Table of contents
About this book
Emile Meyerson's writings on the philosophy of science are a rich source of ideas and information concerning many philosophical and historical aspects of the development of modem science. Meyerson's works are not widely read or cited today by philosophers or even philosophers of science, in part because they have long been out of print and are often not available even in research libraries. There are additional chevaux de !rise for all but the hardiest scholars: Meyerson's books are written in French (and do not all exist in English versions) and deal with the subject matter of science - ideas or concepts, laws or principles, theories - and epis temological questions rather than today's more fashionable topics of the social matrix and external influences on science with the concomitant neglect of the intellectual content of science. Born in Lublin, Poland, in 1859, Meyerson received most of his education in Germany, where he studied from the age of 12 to 23, preparing himself for a career in chemistry. ! He moved to Paris in 1882, where he began a career as an industrial chemist. Changing his profession, he then worked for a time as the foreign news editor of the HAVAS News Agency in Paris. In 1898 he joined the agency established by Edmond Rothschild that had as its purpose the settling of Jews in Palestine and became the Director of the Jewish Colonization Association for Europe and Asia Minor. These activities represent Meyerson's formal career.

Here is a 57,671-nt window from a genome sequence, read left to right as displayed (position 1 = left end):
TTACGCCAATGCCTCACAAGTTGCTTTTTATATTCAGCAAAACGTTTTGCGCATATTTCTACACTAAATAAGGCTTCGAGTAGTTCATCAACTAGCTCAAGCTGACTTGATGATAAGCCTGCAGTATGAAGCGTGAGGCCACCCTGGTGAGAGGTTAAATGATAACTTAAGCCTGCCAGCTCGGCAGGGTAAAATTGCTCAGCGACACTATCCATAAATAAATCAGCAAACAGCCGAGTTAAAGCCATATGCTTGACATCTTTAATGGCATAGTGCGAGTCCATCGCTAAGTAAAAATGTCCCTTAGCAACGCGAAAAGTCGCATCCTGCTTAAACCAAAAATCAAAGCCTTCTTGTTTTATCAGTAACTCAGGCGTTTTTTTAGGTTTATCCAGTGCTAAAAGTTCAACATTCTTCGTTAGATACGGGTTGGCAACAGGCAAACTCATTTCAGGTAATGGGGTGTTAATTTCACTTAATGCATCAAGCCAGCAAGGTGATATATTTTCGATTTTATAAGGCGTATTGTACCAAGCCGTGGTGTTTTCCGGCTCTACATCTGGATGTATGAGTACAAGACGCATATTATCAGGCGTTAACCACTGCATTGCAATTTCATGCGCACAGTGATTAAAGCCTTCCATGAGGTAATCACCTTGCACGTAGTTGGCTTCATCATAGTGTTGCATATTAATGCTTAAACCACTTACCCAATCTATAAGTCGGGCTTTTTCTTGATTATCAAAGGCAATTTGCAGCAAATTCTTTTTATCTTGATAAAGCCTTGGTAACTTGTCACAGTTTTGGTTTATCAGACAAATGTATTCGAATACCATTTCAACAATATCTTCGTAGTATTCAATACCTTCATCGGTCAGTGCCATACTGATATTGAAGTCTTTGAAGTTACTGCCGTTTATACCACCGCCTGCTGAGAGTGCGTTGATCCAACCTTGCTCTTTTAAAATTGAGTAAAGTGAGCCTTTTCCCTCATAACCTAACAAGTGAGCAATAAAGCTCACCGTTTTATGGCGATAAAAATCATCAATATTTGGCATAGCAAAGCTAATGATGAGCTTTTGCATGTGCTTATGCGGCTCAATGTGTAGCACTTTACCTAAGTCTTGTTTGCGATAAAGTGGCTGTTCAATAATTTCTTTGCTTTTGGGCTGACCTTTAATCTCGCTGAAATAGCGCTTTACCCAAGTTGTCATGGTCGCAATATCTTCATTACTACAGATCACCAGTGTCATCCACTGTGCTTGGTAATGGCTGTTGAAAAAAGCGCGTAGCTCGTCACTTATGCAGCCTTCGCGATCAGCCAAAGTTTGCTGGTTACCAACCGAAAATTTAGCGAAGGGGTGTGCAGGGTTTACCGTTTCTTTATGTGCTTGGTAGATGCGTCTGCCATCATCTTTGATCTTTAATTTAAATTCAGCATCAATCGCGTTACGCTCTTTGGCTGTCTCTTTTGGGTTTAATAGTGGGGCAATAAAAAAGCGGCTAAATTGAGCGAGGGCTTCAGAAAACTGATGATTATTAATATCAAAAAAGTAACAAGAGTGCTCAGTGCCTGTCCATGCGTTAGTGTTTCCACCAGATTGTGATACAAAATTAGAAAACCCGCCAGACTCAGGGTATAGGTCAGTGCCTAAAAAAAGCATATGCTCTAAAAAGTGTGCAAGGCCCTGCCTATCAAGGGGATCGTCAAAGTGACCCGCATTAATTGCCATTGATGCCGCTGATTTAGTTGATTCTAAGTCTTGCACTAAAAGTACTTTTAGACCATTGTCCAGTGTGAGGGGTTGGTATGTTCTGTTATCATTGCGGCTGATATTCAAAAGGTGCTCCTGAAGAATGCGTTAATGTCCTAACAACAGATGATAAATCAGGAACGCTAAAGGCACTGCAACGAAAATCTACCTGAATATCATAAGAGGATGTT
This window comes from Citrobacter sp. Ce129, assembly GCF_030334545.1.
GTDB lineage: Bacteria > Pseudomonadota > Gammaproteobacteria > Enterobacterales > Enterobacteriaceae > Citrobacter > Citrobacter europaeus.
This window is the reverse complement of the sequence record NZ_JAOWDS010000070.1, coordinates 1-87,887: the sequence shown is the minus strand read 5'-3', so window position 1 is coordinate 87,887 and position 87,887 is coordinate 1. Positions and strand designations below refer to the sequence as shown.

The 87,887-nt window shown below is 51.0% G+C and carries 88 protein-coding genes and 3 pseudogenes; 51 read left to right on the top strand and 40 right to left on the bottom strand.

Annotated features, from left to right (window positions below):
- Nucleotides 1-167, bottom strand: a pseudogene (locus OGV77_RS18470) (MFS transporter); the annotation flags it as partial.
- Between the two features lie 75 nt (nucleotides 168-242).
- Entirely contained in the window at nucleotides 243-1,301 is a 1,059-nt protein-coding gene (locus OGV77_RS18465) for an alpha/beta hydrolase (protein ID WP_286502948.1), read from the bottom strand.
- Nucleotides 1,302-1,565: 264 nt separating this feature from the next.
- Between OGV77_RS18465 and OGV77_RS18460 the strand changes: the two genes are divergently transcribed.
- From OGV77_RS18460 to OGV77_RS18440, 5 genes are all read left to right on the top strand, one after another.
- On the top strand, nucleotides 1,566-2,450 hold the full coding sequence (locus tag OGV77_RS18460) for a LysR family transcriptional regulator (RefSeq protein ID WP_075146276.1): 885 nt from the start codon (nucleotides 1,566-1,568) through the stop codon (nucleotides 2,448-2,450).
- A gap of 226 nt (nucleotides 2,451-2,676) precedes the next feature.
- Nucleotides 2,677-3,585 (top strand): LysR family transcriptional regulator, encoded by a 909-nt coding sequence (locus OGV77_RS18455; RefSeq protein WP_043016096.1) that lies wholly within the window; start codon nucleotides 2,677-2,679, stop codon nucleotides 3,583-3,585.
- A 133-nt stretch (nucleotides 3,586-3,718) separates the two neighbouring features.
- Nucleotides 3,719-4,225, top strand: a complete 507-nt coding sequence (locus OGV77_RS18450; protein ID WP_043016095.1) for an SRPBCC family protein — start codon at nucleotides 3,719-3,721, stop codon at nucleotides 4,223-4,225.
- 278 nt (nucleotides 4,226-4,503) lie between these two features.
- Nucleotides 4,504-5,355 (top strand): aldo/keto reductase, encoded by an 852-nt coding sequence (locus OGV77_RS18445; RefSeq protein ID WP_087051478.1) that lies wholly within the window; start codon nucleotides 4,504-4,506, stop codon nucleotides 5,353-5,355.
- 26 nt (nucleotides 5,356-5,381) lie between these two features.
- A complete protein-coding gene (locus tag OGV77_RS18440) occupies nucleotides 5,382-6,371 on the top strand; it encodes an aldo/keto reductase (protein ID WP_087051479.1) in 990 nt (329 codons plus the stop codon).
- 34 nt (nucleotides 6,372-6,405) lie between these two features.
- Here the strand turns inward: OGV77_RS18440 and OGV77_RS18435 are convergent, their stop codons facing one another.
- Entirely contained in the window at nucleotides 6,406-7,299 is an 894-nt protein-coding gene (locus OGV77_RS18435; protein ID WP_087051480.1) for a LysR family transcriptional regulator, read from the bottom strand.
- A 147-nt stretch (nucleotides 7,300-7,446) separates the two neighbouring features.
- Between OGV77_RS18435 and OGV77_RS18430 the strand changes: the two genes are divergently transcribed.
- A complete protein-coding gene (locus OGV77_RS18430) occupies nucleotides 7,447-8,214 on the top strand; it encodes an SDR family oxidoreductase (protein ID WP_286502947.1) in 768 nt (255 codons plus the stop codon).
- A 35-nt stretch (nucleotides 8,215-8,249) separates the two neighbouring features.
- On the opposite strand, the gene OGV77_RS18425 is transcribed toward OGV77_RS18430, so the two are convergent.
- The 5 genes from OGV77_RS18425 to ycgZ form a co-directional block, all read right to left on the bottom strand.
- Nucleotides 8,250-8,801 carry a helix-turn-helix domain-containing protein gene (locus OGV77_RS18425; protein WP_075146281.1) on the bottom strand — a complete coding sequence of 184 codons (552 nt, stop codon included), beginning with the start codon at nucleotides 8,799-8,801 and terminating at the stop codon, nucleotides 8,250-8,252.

David Hume Georg Wilhelm Friedrich Hegel Gottfried Wilhelm Leibniz Immanuel Kant Plato René Descartes knowledge mind natural philosophy physical theory probability reason reduction science subject